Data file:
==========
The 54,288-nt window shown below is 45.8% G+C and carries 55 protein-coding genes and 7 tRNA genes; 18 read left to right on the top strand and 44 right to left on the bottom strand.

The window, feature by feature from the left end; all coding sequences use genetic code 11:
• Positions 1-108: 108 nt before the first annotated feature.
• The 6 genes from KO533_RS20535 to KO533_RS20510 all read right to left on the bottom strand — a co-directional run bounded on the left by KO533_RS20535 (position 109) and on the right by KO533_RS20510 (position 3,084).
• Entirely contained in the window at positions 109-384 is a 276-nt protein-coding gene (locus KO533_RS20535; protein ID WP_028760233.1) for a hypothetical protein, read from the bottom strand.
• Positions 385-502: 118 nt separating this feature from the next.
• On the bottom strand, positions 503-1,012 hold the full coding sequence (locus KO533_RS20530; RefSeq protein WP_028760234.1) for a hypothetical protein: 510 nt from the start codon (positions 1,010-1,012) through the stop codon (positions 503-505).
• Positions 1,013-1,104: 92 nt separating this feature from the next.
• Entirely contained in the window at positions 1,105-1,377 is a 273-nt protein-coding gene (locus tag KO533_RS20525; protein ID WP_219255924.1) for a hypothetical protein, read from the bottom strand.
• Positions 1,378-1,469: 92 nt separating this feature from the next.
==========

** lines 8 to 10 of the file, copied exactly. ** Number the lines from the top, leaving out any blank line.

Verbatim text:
• Positions 1,013-1,104: 92 nt separating this feature from the next.
• Entirely contained in the window at positions 1,105-1,377 is a 273-nt protein-coding gene (locus tag KO533_RS20525; protein ID WP_219255924.1) for a hypothetical protein, read from the bottom strand.
• Positions 1,378-1,469: 92 nt separating this feature from the next.